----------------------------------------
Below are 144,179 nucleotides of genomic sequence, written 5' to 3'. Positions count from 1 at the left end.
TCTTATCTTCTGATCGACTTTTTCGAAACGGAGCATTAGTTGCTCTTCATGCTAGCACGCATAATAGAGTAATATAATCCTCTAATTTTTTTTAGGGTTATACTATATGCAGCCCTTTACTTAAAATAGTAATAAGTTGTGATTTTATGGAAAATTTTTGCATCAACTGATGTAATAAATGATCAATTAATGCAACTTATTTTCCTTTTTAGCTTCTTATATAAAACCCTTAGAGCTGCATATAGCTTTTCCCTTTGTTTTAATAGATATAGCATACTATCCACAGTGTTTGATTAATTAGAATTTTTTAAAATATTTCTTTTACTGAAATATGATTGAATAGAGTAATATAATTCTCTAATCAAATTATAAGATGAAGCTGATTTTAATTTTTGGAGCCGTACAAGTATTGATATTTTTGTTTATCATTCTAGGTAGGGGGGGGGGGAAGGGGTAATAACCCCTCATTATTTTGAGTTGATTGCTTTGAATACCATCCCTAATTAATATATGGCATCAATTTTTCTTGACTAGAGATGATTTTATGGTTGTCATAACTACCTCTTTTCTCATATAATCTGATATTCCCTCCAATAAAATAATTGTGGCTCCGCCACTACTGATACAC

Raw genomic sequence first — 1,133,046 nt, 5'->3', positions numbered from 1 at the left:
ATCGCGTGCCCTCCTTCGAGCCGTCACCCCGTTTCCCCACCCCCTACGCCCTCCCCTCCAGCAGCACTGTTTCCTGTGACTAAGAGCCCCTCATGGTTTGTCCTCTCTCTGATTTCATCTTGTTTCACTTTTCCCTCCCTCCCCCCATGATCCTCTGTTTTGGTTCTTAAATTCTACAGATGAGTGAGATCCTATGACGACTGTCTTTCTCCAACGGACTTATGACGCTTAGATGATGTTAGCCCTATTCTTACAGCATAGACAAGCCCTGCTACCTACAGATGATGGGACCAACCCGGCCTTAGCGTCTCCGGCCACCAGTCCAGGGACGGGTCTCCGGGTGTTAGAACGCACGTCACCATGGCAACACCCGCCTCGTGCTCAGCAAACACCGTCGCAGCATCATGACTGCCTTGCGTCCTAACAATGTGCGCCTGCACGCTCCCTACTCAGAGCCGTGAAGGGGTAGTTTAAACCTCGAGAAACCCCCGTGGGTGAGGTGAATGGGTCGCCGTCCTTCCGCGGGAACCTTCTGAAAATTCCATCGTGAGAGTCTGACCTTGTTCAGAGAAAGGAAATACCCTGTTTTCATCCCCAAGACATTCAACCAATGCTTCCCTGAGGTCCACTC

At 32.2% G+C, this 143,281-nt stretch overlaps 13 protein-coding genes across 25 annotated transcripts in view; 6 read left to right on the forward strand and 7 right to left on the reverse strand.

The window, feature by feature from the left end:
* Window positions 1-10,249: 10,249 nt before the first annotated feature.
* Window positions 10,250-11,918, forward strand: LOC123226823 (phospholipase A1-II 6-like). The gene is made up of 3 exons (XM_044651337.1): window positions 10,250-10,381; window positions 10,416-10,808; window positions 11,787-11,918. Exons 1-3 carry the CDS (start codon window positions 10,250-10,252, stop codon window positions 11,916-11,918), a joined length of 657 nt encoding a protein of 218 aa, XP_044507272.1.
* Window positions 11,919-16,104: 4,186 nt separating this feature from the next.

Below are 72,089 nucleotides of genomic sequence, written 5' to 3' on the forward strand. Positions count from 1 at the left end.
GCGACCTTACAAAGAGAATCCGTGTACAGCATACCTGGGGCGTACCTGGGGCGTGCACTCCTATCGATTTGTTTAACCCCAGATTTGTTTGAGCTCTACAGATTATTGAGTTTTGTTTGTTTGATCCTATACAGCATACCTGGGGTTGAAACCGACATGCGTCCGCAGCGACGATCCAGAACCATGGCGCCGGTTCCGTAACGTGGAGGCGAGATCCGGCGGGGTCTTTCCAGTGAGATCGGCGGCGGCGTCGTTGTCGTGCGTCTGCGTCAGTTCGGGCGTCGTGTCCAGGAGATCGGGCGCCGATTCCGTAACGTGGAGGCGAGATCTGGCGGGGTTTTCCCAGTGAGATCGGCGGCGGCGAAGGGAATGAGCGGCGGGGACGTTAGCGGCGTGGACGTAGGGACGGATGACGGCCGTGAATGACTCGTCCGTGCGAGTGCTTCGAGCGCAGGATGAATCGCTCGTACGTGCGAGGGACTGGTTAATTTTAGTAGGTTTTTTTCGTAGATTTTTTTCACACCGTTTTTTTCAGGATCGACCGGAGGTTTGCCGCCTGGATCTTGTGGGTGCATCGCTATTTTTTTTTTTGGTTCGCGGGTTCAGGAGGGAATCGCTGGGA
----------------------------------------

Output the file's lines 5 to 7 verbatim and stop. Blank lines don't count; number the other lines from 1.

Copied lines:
At 32.2% G+C, this 143,281-nt stretch overlaps 13 protein-coding genes across 25 annotated transcripts in view; 6 read left to right on the forward strand and 7 right to left on the reverse strand.

The window, feature by feature from the left end:
* Window positions 1-10,249: 10,249 nt before the first annotated feature.